Roy Lichtenstein (1923-1997) was an artist engaged in American Pop Art and was born in New York to an upper-middle class Jewish family. During the 1960s, alongside Jasper Johns, Andy Warhol, and James Rosenquist, Lichtenstein became a prominent figurehead in this new art movement and his work served to define the premise of Pop Art using parody. Taking inspiration from magazine comic strips, Lichtenstein created very precise compositions to document while they parodied, usually in a very tongue-in-cheek format. Strongly influenced by comic books and advertising styles of the time, he thought of Pop Art as an “industrial” way of painting rather than exclusively “American”.
After his comic-inspired pop prints of the early 1960s, Roy Lichtenstein prints focused on landscapes. “The Landscapes” was his first solo print portfolio, and was published in collaboration with the Leo Castelli Gallery by Rosa Esman’s Original Editions. Interested in highly popular but very clichéd themes, Lichtenstein transformed the time-honoured motif of the landscape into a photo collage style of Pop Art. Notably, he was engaged in creating imaginary views instead of the appropriated illustrations typical of printed material. Lichtenstein himself was also very involved in the production of the series, creating all the initial collages and drawings, fashioning screen-print stencils by hand, supervising the cutting of the plastic Rowlux sheets and shooting the photographs.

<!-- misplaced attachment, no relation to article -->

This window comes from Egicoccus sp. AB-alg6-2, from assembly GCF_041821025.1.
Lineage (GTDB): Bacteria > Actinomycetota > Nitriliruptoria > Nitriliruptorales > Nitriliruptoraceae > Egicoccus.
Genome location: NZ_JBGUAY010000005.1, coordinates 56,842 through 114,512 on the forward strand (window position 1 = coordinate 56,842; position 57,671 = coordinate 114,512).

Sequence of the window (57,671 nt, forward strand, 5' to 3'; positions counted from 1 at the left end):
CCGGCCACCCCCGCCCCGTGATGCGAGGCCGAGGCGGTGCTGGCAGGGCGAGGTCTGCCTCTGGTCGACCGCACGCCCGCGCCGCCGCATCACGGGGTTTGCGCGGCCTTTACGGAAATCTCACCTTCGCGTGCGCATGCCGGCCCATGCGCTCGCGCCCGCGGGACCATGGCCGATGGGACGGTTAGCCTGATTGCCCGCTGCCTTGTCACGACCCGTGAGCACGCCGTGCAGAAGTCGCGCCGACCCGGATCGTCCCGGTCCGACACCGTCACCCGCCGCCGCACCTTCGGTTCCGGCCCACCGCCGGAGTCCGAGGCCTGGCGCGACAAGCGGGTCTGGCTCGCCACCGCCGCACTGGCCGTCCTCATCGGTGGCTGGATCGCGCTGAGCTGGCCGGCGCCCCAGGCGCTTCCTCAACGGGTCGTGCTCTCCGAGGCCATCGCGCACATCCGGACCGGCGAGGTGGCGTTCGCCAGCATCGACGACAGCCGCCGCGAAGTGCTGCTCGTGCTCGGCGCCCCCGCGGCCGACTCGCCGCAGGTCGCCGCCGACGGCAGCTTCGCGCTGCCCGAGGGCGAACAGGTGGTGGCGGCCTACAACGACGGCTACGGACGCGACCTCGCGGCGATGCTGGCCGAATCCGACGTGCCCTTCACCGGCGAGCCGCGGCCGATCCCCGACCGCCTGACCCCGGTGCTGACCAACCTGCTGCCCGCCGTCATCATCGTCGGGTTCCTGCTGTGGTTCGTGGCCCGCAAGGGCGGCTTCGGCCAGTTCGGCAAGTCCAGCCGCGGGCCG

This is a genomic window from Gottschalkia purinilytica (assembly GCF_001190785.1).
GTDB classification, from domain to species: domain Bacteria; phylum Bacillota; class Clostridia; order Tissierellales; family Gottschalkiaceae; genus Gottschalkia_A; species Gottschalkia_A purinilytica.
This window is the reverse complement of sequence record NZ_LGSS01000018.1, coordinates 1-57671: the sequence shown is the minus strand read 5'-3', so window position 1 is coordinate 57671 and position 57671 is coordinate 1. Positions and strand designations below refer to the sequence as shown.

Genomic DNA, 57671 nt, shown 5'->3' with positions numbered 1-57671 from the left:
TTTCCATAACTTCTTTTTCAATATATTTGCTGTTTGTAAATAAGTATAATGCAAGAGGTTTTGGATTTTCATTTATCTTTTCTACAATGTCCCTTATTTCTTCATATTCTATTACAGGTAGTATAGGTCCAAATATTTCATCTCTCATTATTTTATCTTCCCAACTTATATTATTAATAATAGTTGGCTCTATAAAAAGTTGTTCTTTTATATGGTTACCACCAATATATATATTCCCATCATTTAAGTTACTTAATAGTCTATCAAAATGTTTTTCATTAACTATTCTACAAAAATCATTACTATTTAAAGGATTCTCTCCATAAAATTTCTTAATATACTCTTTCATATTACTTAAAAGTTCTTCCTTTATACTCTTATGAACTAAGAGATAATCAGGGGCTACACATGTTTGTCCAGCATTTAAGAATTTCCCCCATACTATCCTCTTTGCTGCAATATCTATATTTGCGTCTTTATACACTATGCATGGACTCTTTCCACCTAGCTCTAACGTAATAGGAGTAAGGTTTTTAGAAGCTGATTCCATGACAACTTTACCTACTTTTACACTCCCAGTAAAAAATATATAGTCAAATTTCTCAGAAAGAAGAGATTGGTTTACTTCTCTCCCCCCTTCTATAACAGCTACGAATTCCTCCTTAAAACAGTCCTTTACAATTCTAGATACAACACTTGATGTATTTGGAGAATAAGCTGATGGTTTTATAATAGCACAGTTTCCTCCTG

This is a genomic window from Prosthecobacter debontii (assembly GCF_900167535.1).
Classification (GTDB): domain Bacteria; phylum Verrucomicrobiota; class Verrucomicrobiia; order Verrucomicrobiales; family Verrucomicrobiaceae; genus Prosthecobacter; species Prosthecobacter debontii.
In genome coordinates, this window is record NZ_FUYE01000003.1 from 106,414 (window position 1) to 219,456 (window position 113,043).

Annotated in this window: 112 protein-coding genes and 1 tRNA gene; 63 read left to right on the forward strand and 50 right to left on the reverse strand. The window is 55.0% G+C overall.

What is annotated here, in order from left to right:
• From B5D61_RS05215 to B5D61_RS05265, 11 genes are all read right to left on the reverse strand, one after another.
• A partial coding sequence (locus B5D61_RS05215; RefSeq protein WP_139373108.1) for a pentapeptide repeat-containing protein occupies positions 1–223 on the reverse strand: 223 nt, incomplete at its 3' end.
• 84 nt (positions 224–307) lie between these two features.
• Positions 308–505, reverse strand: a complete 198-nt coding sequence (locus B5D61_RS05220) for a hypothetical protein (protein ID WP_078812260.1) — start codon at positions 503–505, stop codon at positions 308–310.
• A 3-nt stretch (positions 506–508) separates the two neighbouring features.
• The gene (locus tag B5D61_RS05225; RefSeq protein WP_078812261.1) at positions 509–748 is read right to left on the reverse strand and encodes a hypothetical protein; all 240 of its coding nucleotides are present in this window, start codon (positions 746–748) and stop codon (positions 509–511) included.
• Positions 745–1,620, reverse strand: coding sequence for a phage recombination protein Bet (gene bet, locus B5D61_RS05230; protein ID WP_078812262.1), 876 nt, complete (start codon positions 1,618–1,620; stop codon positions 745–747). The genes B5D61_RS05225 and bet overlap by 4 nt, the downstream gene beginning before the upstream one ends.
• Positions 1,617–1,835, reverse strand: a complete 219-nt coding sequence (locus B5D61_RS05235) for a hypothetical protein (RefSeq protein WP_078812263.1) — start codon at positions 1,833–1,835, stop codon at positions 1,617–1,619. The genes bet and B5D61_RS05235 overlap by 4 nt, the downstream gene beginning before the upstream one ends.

Incorporating his pop aesthetic with materials never used before, Lichtenstein asked viewers to think again about the landscape painting concepts that were used up until this point, such as Conceptualism. This series served to challenge art standards in the production of traditional landscapes using commercial printing techniques such as dots and flat colours, just like in mass media. Essentially, Lichtenstein’s landscape work is reinvented in such a way that it is reduced down to its pictorial and compositional elements.
In the artist’s 1965 work “Sunrise”, Lichtenstein uses thick, bold outlines together with groups of Benday dots to create the sky, oceans, mountains and horizons. In his further work “Landscape 4”, he again uses a black outline to depict a rising sun, whilst in “Landscape 9” he employs exaggerated curves and stylised lines to suggest water and light. The regularised stripes, dotted fields and segmented flat areas of colour set the texture and tone of the printed material, with the limited colour schemes alluding to the pervasive nature of commercial mass media.
“The Landscapes” portfolio works to effectively display Lichtenstein’s experimental methods of choosing his subject matter and working with his materials. It pays homage to his earlier landscapes that incorporated plastic, painting, metal and Plexiglas to build an industrial aesthetic, as well as spatial, textural interplays.
Since the 1950s Roy Lichtenstein prints have been on display in New York and other cities across the world, notably at Castelli Graphics, Leo Castelli’s gallery and also Ileana Sonnabend’s gallery in Paris. In 2010, his 1964 cartoon-style artwork “Ohhh…Alright…” owned previously by the famous actor Steve Martin (and laterly by Steve Wynn), was sold at a record-breaking US$42.6m (£26.7m) when it was purchased from Christie’s in New York.